Sensors are widely used in modern systems to measure or detect physical parameters, such as position, motion, force, acceleration, temperature, pressure, etc. While a variety of different sensor types exist for measuring these and other parameters, they all suffer from various limitations. For example, inexpensive low field sensors, such as those used in an electronic compass and other similar magnetic sensing applications generally consist of anisotropic magnetoresistance (AMR) based devices. In order to arrive at the required sensitivity and reasonable resistances that match well with CMOS, the sensing units of such sensors are generally on the order of square millimeters in size. For mobile applications, such AMR sensor configurations are costly, in terms of expense, circuit area, and power consumption.

Other types of sensors, such as Hall effect sensors, giant magnetoresistance (GMR) sensors, and magnetic tunnel junction (MTJ) sensors, have been used to provide smaller profile sensors, but such sensors have their own concerns, such as inadequate sensitivity and being effected by temperature changes. To address these concerns, MTJ sensors and GMR sensors have been employed in a Wheatstone bridge structure to increase sensitivity and to eliminate temperature dependent resistance changes. Many magnetic sensing technologies are inherently responsive to one orientation of applied field, to the exclusion of orthogonal axes. Indeed, two-axis magnetic field sensors have been developed for electronic compass applications to detect the earth's field direction by using a Wheatstone bridge structure for each sense axis.

For example, Hall sensors are generally responsive to out-of-plane field components normal to the substrate surface, while magneto-resistive sensors are responsive to in-plane applied magnetic fields. Utilizing these responsive axes, development of a small footprint three axis sensing solution typically involves a multi chip module with one or more chips positioned at orthogonal angles to one another. For magnetoresistive sensors, the orthogonal in-plane components may be achieved with careful sensor design, but the out-of-plane response is commonly garnered through vertical bonding or solder reflow to contact a secondary chip that has be mounted vertically. As the size of the vertically bonded chip is typically dominated by the pad pitch as determined from the handling constraints, such a technique results in a large vertical extent of the finished package, high die and assembly costs, and makes chip scale packaging difficult and costly as through chip vias must be incorporated.

Accordingly, a need exists for an improved design and fabrication process for forming a single chip magnetic sensor that is responsive an applied magnetic field in three dimensions. There is also a need for a three-axis sensor that can be efficiently and inexpensively constructed as an integrated circuit structure for use in mobile applications. There is also a need for an improved magnetic field sensor and fabrication to overcome the problems in the art, such as outlined above. Furthermore, other desirable features and characteristics of the present invention will become apparent from the subsequent detailed description and the appended claims, taken in conjunction with the accompanying drawings and this background.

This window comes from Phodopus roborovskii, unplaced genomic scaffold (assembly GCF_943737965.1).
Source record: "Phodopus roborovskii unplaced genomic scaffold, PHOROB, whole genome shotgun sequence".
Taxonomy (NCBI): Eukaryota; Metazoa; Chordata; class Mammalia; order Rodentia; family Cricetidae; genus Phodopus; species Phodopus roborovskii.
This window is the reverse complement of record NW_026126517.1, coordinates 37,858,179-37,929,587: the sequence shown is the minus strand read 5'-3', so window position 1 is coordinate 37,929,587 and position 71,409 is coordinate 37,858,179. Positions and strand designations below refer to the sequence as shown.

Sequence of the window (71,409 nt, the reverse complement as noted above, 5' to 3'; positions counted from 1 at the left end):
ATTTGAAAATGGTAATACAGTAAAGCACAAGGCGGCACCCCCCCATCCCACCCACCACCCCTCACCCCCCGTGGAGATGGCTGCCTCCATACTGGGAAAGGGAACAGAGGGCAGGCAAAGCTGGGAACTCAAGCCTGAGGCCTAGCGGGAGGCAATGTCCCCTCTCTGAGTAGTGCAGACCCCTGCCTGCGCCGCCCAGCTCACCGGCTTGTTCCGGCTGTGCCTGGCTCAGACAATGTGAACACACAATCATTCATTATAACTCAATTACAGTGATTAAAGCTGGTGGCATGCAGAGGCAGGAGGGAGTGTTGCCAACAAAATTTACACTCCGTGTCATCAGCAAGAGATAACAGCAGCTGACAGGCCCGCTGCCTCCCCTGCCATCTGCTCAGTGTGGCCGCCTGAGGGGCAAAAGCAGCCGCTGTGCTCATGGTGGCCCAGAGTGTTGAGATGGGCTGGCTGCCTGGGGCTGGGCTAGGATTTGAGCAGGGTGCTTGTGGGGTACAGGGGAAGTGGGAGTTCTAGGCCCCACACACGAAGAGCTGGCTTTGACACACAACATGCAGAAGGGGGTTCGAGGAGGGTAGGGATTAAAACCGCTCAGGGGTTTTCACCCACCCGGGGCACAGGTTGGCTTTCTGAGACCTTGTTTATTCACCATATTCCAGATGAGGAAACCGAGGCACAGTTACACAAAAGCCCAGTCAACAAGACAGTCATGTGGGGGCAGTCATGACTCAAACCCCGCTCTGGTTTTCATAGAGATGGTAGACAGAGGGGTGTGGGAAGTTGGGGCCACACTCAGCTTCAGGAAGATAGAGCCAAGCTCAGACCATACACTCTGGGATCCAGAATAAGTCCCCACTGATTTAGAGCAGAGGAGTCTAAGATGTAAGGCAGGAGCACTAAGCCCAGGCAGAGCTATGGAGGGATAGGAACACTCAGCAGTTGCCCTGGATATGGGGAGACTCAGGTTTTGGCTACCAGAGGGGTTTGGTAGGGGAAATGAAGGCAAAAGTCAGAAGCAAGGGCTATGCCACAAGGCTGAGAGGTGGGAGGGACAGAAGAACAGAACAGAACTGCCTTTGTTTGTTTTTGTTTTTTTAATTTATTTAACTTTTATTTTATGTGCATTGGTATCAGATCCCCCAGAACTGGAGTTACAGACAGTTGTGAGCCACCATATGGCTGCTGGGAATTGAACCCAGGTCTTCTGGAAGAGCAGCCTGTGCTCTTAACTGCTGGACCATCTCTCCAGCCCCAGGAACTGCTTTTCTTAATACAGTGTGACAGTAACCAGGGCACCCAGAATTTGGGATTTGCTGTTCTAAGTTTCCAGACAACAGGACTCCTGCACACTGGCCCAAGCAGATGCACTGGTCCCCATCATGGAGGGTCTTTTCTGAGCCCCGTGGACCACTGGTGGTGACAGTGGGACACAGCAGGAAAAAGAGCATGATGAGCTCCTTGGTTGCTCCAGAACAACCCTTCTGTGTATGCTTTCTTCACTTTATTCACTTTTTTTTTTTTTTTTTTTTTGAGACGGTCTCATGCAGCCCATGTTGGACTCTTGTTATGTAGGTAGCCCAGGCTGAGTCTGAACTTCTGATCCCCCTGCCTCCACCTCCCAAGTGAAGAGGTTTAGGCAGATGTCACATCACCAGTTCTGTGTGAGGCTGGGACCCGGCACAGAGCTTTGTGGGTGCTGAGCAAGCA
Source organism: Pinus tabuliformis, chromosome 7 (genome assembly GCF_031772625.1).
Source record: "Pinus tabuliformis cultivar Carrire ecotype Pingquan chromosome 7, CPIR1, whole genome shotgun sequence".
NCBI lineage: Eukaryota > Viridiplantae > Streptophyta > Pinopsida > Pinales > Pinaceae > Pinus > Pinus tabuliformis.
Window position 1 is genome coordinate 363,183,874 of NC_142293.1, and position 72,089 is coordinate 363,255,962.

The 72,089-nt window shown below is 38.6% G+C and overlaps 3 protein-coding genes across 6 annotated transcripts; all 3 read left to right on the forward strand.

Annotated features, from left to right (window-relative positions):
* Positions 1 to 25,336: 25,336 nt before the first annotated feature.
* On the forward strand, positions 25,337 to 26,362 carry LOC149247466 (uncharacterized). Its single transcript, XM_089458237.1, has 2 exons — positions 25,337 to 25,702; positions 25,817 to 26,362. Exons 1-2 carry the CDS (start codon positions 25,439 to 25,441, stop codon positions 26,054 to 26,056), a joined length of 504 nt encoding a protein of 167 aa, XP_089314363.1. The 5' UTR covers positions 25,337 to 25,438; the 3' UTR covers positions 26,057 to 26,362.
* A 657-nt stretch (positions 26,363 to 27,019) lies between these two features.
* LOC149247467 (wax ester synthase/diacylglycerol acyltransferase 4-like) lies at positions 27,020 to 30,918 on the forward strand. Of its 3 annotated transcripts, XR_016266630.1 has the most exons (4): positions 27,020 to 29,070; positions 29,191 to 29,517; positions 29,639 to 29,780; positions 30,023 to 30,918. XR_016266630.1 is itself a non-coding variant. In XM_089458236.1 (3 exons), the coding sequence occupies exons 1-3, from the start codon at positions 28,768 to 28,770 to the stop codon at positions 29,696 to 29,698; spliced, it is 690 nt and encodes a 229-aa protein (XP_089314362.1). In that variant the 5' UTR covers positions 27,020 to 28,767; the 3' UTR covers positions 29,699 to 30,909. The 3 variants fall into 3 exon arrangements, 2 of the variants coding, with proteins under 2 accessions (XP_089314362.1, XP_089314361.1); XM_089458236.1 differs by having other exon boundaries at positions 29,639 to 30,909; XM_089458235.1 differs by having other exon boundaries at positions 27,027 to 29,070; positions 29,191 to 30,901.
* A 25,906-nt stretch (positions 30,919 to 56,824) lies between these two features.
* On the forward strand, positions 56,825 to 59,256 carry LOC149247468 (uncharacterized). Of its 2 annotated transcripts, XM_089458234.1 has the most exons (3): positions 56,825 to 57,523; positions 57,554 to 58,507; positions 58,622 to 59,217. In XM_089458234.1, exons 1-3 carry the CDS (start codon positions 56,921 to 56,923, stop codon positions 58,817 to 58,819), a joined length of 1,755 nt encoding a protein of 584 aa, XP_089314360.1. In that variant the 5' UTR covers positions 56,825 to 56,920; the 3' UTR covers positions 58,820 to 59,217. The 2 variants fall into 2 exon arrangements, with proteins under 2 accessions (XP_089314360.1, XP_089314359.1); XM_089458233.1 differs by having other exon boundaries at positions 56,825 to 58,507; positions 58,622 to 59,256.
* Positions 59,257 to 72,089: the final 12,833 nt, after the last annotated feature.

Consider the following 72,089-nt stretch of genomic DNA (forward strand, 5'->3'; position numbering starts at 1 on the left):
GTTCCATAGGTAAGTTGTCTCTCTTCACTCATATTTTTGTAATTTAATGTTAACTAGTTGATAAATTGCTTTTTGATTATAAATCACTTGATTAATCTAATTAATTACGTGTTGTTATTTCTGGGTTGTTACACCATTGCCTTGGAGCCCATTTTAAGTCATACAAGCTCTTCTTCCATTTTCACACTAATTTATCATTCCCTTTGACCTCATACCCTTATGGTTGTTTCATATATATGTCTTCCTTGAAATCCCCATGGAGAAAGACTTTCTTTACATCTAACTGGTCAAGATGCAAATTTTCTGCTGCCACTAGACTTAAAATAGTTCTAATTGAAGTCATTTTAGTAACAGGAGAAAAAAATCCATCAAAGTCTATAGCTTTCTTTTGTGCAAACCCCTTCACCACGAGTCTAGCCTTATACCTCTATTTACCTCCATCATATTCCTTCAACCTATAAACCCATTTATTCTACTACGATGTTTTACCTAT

BRIEF DESCRIPTION OF THE DRAWINGS

Embodiments of the present invention will hereinafter be described in conjunction with the following drawing figures, wherein like numerals denote like elements, and

FIG. 1 illustrates an electronic compass structure which uses differential sensors formed from three bridge structures with MTJ sensors in accordance with an exemplary embodiment;

FIG. 2 is a partial cross section of the Z axis bridge structure of FIG. 1 in accordance with the exemplary embodiment;

FIG. 3 is a view of flux lines as calculated by finite element simulation of two of the four magnetic tunnel junction sensors of FIG. 2;

FIG. 4 is a partial cross section of the Z axis bridge structure of FIG. 1 in accordance with another exemplary embodiment;

FIG. 5 is a partial cross section of the Z axis bridge structure of FIG. 1 in accordance with yet another exemplary embodiment;

FIG. 6 is another shape of a flux guide as shown in FIG. 5;

FIG. 7 is yet another shape of the flux guide as shown in FIG. 5;

FIG. 8 is still another shape of the flux guide as shown in FIG. 5; and

FIG. 9 is a graph illustrating the Z sensitivity expressed as a percentage of the X sensitivity for a single (not differentially wired) MTJ sense element as a function of the cladding to sensor spacing.

It will be appreciated that for simplicity and clarity of illustration, elements illustrated in the drawings have not necessarily been drawn to scale. For example, the dimensions of some of the elements are exaggerated relative to other elements for purposes of promoting and improving clarity and understanding. Further, where considered appropriate, reference numerals have been repeated among the drawings to represent corresponding or analogous elements.

SUMMARY

A ferromagnetic thin-film based magnetic field sensor includes a first magnetoresistive sensor comprising a substrate having a planar surface, and a first sensing element having a first side lying parallel to the planar surface of the substrate, the first sensing element having a second side opposed to the first side and having first and second opposed edges; and a first flux guide disposed non-parallel to the first side of the substrate and having an end that is proximate to the first edge and the first side of the first sensing element. An optional second flux guide may be disposed non-parallel to the first side of the substrate and having an end that is proximate to the second edge and the second side of the first sensing element.